Memoirs of a 1918 Spanish Flu Survivor

Memoirs of a Spanish Flu Survivor

Memoirs of a Spanish Flu Survivor

CNN posted a story today titled “1918 Flu Survivors Share Memories as Research Continues”, and in it, several survivors of the 1918 pandemic were interviewed.  These folks are medical curiosities not only for their age, but also for the fact that even after all this time, they still have some immunity to the Spanish flu in the form of B cells, which CNN states are immune cells that produce antibodies.

Paulano’s great uncle Oscar “O. D.” Hansen (born Aug 2, 1893, died June 19, 1987) was also a survivor of the 1918 flu pandemic.   During that time, he was in the Army, stationed at Fort Dodge, Iowa.  In his 1980 memoirs, he described his experiences:

Pill Box for H1N1 researchers, physicians, immunologists

Pill Box for H1N1 researchers, physicians, immunologists

There was a tragic thing that happened at Camp Dodge in the fall of 1918. Well, throughout the country for that matter, in the terrible death rate from the flu.  There was very little evidence of the sickness in the camp prior to one certain day.  However, one day when the flu hit the camp it did so just like a wave or a storm.  The day that they announced the flu had hit the camp there was 35 or 40 people who were already sick when I [took the] sick call [data].  I became ill myself and had quite a siege while I was in the barracks, however, I did not go to the hospital because my fever never got over 101 degrees, and they only took those with high fever to the hospital because they were so crowded.  I had a friend from Lennox, (South Dakota) who happened to be in my company at the time, his name was Elmer Gedstad, and he spent several nights helping me with cold cloths on my head and neck.  Finally, I had some bleeding in my nose and mouth, and that seemed to relieve the situation and I started recovering again.  The main part of the siege was over.  I did get to town and had an examination by a civilian doctor who assured me that I had double pneumonia.  The death rate for several weeks, or at least two or three weeks, in Camp Dodge was said to be about  85 people per day, and curiously it seemed to be the big, strong, heavy people in camp where were most likely to succumb to this malady.”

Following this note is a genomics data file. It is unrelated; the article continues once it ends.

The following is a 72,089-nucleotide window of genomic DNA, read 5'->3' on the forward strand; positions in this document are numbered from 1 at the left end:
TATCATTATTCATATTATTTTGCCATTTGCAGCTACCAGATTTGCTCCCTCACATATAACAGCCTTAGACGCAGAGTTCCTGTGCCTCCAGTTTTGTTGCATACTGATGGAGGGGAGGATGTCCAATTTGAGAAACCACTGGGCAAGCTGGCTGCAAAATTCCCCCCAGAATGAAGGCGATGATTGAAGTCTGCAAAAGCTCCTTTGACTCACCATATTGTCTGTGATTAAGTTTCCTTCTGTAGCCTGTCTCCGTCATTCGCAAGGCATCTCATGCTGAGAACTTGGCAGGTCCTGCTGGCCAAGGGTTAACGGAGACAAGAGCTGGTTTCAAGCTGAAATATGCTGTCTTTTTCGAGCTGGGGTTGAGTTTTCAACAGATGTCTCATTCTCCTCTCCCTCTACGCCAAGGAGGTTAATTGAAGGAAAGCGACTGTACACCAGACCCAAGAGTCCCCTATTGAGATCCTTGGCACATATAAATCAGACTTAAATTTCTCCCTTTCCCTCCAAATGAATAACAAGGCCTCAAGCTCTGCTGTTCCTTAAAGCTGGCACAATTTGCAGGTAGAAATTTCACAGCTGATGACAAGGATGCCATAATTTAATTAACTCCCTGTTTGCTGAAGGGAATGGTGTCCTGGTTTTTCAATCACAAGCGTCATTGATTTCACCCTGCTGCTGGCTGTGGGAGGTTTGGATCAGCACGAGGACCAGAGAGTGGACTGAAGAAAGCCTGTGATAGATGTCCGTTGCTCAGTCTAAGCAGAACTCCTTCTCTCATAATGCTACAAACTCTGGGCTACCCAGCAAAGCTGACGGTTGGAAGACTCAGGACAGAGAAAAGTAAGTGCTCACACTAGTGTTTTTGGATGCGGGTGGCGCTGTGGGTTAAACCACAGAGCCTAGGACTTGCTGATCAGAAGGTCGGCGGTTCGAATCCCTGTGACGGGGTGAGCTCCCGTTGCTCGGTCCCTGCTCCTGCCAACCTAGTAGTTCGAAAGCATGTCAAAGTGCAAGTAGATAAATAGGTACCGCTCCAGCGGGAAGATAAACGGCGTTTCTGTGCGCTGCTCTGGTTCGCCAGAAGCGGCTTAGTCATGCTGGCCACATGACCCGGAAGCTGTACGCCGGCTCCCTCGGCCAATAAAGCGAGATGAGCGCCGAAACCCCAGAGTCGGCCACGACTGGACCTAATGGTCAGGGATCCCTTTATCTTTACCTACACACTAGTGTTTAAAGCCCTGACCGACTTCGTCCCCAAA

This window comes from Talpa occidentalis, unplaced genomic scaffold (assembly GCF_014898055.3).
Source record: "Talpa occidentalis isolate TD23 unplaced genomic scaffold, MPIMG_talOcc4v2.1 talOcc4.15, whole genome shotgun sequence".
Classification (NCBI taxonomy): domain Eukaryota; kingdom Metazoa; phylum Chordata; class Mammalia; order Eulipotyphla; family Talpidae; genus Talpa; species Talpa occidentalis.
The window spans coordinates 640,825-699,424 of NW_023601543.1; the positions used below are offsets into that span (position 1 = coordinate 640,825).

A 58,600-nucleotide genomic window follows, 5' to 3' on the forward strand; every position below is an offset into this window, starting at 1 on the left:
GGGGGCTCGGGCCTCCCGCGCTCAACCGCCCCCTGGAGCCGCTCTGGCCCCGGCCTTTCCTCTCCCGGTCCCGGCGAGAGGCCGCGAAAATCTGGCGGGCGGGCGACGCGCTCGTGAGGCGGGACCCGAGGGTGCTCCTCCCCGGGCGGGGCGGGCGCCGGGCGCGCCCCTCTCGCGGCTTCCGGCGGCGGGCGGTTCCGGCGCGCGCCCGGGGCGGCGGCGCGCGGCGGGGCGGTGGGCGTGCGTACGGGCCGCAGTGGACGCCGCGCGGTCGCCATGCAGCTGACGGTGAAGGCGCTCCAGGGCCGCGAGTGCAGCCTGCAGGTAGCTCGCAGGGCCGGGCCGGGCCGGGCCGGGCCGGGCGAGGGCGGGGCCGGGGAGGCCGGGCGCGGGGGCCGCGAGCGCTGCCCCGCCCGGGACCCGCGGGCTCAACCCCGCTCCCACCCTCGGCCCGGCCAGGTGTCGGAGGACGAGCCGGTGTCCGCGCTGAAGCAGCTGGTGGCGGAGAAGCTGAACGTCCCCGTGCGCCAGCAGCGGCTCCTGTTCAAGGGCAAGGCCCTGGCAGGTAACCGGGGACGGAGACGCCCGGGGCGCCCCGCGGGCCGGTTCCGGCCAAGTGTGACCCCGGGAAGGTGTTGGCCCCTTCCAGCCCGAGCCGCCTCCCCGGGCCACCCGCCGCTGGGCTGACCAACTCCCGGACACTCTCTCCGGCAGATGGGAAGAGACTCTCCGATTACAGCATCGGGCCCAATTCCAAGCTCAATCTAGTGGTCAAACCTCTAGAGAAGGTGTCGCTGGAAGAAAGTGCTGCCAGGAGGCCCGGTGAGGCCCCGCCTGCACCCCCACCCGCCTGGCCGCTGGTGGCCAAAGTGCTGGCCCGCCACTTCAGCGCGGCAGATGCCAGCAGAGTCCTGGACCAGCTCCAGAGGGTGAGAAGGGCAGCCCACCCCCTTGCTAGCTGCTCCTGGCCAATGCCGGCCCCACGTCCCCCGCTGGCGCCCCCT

World Wide concern over the H1N1, the Swine Flu

World Wide concern over the H1N1, the Swine Flu

Somehow, O.D’s retelling of his experience makes the current situation seem little more real to me than all the media hype.  Let’s all hope that this history is not repeated.

 

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One Response

  1. A reader sent this link, http://www.redcross.org/museum/history/influenza.asp, which in part reads…

    Relief for the Armed Forces

    During World War I thousands of men were drafted and sent to temporary camps called “cantonments” before they were shipped overseas. At the cantonments conditions were often crowded and the medical facilities were rudimentary at best.

    During the influenza pandemic of 1918, some of the highest infection and mortality rates could be found in these military camps where the close quarters proved a fertile breeding ground for the virus. In order to convert the men’s barracks into temporary hospital wards the Red Cross stepped into the breach with badly needed supplies acquired through its Camp Service division. Bedding, masks, dishes, kitchen utensils, mops and brushes were purchased and turned over to the military. Hundreds of additional nurses were also recruited and supplied to the military for the emergency.

    At Camp Dodge, Iowa there were 245 nurses on duty on October 10, 1918. Six days later the number of nurses had increased to 598. This mass deployment of nurses was repeated throughout the military during the crisis. An October 1918 Red Cross Bulletin, reported that “four out of every 1,000 troops under arms in this country died” of influenza.

    I must lean heavily upon the Red Cross, and I am afraid the demands in this matter will tax your resources and endurance. Eventually the War Department will meet the requirements, but the emergency must be met by you.

    Major Burch, base hospital commander-Camp Dodge, Iowa, 1918

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